Today is laundry day. Years ago, I decided that it would save energy, both mine and the planet\’s, if I did laundry once every two weeks. The downside of this is that on laundry day I do a minimum of six big loads of wash, which leaves me little room for higher pursuits.
My generation of women did not consider housekeeping a worthwhile, let alone an interesting activity. We were post-June Cleaver and pre-Martha Stewart. We wanted to do impressive things—fight battles, break barriers, have careers. If there was laundry to be done it would get done in a rush, as we simultaneously ate breakfast and wrote an article. Better still, it would be done by our mate. We were into saving time and energy, freeing ourselves for the important stuff.
By their contrast with the aridity of academic life, certain domestic tasks did strike me as pleasant, even beautiful—making bread, for instance, and growing vegetables. But even as I was doing these things, my mind was on other matters—mostly classes and committees—and I had a nagging feeling that it was somehow inappropriate and unscholarly of me to enjoy any aspect of housekeeping.
Long after leaving campus, I am sorry to report that the nagging feeling is still with me. As I go about my business, be it something I enjoy—hanging the laundry out to dry—or dislike—putting the laundry away—I usually feel that I should be doing something else, that there is a better, more productive way of using my time. If I\’m walking the dogs, I should be training them. If I\’m reading, I should be writing. If I\’m folding laundry, I should be exercising. It\’s an exhausting and depressing way to live.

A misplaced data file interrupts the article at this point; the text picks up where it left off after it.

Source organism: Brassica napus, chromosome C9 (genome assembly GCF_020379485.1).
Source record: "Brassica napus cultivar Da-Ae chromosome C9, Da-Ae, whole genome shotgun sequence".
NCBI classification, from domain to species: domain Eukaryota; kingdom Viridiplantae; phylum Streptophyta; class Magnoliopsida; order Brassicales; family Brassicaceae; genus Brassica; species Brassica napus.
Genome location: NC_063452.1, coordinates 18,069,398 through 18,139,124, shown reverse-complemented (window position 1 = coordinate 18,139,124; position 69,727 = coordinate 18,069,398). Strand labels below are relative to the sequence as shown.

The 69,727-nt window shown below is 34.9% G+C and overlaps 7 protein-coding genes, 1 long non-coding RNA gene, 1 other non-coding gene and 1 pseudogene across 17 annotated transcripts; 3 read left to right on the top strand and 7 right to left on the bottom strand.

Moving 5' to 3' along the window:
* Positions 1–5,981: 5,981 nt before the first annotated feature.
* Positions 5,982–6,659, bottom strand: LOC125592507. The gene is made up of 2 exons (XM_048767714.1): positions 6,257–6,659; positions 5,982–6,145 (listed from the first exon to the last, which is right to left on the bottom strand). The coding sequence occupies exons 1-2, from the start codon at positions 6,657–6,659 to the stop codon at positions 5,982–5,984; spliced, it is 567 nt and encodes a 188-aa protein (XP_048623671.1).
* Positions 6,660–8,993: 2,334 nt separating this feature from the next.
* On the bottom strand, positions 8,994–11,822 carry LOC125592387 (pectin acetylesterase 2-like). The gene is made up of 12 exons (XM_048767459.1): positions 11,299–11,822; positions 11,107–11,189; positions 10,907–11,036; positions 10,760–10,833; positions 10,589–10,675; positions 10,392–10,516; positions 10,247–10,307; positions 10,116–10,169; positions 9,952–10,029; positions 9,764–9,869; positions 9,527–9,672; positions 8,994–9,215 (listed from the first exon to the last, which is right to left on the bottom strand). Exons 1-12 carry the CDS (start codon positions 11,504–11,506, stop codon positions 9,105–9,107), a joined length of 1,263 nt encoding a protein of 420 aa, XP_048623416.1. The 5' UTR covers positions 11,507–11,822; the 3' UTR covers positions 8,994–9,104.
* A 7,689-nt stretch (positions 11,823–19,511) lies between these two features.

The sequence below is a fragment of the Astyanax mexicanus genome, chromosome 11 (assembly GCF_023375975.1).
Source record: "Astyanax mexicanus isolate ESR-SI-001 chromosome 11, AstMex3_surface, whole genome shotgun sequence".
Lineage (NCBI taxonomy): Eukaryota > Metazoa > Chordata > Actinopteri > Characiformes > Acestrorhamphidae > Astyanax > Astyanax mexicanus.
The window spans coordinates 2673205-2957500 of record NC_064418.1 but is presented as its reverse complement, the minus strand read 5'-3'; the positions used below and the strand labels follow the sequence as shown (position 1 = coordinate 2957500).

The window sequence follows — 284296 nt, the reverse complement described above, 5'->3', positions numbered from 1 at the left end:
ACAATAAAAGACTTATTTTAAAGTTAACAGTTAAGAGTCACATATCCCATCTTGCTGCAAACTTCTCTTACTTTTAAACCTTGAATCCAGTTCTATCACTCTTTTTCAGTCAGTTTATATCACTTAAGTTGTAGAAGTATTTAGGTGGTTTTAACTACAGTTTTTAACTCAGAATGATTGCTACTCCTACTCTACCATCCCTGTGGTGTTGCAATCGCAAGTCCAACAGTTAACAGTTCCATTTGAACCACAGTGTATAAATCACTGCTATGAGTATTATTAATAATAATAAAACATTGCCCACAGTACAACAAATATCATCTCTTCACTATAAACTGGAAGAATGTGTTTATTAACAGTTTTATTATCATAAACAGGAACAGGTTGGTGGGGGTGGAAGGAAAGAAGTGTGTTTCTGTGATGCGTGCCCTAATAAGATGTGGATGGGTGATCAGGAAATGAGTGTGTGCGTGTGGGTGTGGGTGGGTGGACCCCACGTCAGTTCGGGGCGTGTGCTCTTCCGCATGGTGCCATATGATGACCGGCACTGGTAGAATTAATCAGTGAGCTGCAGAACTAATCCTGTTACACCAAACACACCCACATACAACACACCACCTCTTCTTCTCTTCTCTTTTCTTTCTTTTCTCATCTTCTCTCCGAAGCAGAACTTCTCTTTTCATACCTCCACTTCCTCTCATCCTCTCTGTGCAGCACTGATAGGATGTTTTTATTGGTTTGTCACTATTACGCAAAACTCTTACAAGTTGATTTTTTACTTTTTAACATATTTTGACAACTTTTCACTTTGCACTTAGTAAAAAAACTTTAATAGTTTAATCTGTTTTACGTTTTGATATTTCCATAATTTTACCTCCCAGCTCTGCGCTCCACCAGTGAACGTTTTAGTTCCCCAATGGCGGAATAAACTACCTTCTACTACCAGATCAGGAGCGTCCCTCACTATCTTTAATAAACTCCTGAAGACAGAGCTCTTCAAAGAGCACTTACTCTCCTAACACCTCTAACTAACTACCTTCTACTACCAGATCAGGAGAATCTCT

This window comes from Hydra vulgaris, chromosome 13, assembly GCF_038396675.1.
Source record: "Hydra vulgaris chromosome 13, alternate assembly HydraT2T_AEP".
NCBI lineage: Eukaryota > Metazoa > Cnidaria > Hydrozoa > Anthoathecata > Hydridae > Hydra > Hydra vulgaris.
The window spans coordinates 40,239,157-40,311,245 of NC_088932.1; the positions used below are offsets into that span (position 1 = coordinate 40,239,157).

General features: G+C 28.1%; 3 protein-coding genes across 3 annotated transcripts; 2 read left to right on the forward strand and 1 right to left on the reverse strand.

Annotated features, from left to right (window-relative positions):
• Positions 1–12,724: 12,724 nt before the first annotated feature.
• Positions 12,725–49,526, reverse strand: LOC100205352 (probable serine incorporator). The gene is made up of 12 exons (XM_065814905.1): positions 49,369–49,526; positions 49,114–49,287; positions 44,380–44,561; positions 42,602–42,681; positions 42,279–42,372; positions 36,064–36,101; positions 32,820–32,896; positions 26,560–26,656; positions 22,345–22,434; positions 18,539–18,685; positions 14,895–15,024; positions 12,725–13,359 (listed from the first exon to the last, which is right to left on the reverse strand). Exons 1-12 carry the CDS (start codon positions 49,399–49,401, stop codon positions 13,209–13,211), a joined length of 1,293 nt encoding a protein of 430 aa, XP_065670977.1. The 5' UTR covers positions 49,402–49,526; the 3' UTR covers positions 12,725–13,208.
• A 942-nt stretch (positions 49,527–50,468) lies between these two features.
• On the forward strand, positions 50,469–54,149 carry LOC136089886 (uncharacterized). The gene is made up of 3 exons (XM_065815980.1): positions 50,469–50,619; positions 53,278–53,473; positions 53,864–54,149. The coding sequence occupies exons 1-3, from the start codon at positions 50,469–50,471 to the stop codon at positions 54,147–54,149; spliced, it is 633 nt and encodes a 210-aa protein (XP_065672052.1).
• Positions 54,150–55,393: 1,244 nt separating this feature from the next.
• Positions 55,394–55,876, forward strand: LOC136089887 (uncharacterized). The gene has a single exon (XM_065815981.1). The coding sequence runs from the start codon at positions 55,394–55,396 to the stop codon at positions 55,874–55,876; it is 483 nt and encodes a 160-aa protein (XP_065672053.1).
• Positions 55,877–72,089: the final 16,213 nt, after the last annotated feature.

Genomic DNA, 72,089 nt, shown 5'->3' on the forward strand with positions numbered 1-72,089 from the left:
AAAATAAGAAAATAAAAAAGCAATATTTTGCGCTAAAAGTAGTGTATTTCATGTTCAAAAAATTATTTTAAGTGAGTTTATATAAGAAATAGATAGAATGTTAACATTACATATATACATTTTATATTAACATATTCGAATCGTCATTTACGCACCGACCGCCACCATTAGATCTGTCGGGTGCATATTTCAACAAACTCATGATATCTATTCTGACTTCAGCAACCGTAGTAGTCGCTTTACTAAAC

Then the other day, quite by chance, I heard a Benedictine monk on the radio say the following: “That instinct, that sort of sacramental instinct to find something holy in everything, runs deep in us [Benedictines]. …it\’s tended to make us want to do our best whether it\’s a humble task or…something more exalted, like a great work of art.”
Sacramental instinct…something holy in everything—the words kept tumbling around in my mind. Of course they brought up echoes of Buddhism—stay in the moment, be present in everything you do. Of course they reminded me that this attitude of reverent attention is the very foundation of aesthetics. But for some reason this time the words were still with me when I woke up the next morning.
For the last couple of days I\’ve been walking around with a different conversation inside my head. I say to myself, “I am carefully washing these vegetables to put into the stock,” instead of “I should have already chopped these. They should be in the stock right now.” I say, “I am doing a good job of brushing the dogs\’ teeth,” instead of “Hurry up with that brushing. You should be clipping their nails.” It\’s kind of a forced conversation, and it certainly does not come spontaneously. But maybe someday it will.
For now, the petty tyrant that used to lurk inside my cranium has been replaced by a kindly Benedictine monk. But whereas the tyrant was self-supporting, the monk is going to need regular meals and quite a bit of TLC. I like my monk, and I hope he will stick around. For his supper tonight I will offer him the act of towel-folding, mindfully done.